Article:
Dan-IMG_0023.jpgAlso I get to hang out with Olympic medalists and TV celebrities from all around the world I have admired since I was a little kid. It’s an amazing feeling to walk the halls of the hotel or the IBC, and they walk to me and say “Senor Carrillo” or
Senor Productor” – it’s an amazing sensation of achievement even if there is not a big one there.

Dan-IMG_0029.jpg It’s funny the show is such a success because it took me 7 months of pushing and pushing the show, and no one had faith in it, and now everything is starting to change. It was 7 months since I first talked to Mexico’s sports anchorman in the leading sports newscast after working on some re-enactments for the Olympics. I was walking around the office in Mexico City, and I was checking the plans for the Olympics broadcast ( Televisa is the company that invests the most in this event).

Dan-IMG_0031.jpg There was nothing kids-related on the programming so I asked for 24 hours to come up with an idea, and that was how “Reporteritos” was born. At first I invested in the project and I shot a pilot.

And also I found out today that after Venice I might have to make a quick stop in Toronto since the film I worked on, The Burning Plain, will be presented at the Toronto Film Festival. Congrats to Guillermo Arriaga!

El Reporterito in the news:

- On Es Mas

- On EX Online

- On You Tube

- On You Tube

<a href="http://www.noroeste.com.mx/movil/index.php?id=80&id2=&txt1=EXPRESI ?&txt2=ESPECT?ULOS%20CULIAC?&id_pub=401479″>- At Noroeste.com

- At Milenio.com

At tabascohoy.com

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Days that last 30 hours

Before I tell you guys a little more about China, I would like to start with the beginning of the summer.

Since last April things have been completely crazy in my life – there are mornings that I wake up (if I even go to sleep) where I just sit and try to realize that this is actually happening.

After spending two months working in the major motion picture The Burning Plain with a good friend and mentor, Guillermo, the perspective of my dreams changed. I started seeing people whom I admired and idolized not as untouchables, but as co-workers, and even got lucky enough to call some of them friends. Job opportunities kept appearing as days went by.

After crazy days running around L.A., learning more than I could ever have imagined and getting my first film credit, I was re-hired by Universal Music Latin America to fly south of the border and shoot three new music videos. I took this chance to allow two of my good friends at SMU to get a professional break (I asked Will to be my Director of Photography and Rob to create the Special Effects). After pushing both of them by shooting three videos in four days, I wasn’t even done when I had to jump on a plane again and go location-scouting to Russia, Sweden, Finland, England and Denmark.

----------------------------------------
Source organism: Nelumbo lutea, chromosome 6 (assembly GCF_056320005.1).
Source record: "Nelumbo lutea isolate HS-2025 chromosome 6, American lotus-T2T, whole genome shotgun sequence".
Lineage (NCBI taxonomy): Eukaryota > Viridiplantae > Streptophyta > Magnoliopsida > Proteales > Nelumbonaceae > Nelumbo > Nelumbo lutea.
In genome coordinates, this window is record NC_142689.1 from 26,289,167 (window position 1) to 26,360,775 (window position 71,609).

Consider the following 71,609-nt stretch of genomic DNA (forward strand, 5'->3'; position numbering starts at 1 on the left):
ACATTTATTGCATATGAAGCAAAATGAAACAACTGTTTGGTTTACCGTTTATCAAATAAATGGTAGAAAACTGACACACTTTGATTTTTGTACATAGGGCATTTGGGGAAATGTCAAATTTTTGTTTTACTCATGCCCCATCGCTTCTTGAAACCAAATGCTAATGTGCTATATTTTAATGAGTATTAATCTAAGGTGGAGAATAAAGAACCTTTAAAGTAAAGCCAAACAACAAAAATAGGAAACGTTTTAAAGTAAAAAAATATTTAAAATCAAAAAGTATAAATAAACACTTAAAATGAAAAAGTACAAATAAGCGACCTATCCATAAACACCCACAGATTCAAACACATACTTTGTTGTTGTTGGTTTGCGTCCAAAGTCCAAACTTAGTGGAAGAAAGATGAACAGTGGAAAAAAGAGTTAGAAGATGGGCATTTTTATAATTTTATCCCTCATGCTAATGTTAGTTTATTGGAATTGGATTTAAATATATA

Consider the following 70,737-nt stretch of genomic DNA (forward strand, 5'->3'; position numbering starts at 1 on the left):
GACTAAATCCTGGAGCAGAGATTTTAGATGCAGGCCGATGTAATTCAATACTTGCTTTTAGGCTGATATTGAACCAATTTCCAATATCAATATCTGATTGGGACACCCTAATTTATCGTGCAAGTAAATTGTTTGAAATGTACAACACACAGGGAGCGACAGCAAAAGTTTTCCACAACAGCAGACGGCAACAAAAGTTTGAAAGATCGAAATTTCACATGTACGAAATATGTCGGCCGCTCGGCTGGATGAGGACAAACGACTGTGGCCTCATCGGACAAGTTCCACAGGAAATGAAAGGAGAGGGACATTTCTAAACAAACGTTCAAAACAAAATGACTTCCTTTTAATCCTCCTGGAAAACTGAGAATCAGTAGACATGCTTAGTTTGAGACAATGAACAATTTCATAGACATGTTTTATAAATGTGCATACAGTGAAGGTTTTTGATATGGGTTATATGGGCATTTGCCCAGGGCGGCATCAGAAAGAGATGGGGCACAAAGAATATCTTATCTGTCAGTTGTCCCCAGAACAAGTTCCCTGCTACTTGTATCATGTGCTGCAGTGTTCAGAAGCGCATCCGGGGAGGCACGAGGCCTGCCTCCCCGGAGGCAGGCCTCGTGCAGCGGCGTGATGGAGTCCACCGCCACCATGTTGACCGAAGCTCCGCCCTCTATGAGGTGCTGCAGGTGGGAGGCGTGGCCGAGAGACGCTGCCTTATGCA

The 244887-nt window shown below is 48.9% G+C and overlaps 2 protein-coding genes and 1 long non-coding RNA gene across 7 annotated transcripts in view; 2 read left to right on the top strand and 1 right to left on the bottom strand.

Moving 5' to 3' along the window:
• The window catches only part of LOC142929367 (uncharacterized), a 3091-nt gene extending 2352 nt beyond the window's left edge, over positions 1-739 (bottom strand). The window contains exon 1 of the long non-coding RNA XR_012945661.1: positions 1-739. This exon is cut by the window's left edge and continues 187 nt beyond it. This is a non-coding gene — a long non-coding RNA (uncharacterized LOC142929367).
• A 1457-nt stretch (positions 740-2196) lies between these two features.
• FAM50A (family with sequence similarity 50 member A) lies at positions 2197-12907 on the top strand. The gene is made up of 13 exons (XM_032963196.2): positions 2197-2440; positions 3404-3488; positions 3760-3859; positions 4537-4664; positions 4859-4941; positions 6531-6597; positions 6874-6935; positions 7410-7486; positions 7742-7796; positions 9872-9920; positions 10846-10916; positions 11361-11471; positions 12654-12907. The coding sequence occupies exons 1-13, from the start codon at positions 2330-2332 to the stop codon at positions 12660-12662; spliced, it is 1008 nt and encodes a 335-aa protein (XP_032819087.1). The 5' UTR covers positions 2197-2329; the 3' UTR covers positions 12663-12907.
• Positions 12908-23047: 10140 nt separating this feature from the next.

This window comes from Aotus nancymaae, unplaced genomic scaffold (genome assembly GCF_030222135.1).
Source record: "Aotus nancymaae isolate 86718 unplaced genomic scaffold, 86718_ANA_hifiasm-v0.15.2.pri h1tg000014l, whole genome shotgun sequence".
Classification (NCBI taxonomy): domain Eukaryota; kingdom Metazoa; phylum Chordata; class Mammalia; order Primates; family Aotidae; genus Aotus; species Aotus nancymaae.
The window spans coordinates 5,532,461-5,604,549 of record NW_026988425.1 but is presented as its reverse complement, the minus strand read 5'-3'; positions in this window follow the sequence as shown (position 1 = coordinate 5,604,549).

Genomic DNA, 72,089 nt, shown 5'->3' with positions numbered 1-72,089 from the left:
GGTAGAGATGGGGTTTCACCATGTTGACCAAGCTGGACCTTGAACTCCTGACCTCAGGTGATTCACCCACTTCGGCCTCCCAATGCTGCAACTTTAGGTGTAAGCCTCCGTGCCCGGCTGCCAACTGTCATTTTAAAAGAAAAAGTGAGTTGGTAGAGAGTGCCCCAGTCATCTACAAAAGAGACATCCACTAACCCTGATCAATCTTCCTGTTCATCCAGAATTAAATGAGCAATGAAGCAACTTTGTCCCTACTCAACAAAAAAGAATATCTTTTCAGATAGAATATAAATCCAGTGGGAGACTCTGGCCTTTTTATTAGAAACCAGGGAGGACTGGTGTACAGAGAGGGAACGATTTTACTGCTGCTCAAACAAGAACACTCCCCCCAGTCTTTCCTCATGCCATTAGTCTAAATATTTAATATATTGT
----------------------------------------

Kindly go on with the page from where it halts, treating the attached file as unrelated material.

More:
And finally one of my last stops of the summer, currently I’m in Beijing working for Televisa, directing, producing and writing a series of episodes for the Olympics broadcast show I created. As my boss said to me on the first day: “No pressure, not that many people see us – only more than 300 million …”

Well, actually there is pressure, and things are crazy. Days seemed to last 30 to 40 hours. As the countdown clock was ticking for the Olympics to start, more and more stress desperately took over the halls of the IBC. I got here on August 1, and I started working on my episodes I prepared months ago right away. First of all I would like to mention that one of the main sections I take care of involves directing and producing an 8-year-old. It’s cool to actually be the youngest producer in the history of the Olympics and have in my show the youngest reporter of the Olympics, but it’s too much work to work with kids.

After finishing the first four episodes, I found myself almost about to cry when the boss asked me to change the whole focus and structure of the program. It was back to zero … I felt frustrated. Here I am by myself in a country where I hardly understand anyone, missing home, wishing I could be resting at least one day of my summer, and I was feeling worthless, but that didn’t stop me. I woke up the next day and filmed all day.

Yesterday I showed one of the new episodes to the boss, and everyone went crazy, reviews were amazing. Now there is a bigger problem – I was asked to change my originally 15 episodes planned to 30 episodes.

So here I am sitting in my hotel room in Beijing by myself, tired and stressed. I haven’t seen any sights except for the ones I film in – but I love it. I love what I do, I’m excited to go out every day, and I can’t wait for the debut of the show tomorrow.

I’ll try to post as much as I can and keep everyone updated. There are many amazing things about this country and culture I want to tell everyone about. And photos will be up soon.

If anyone is interested in watching the show, the show is broadcast by Televisa. In the United States, check Univision and look for “La Jugada Olimpica.”

Zai Jian (goodbye).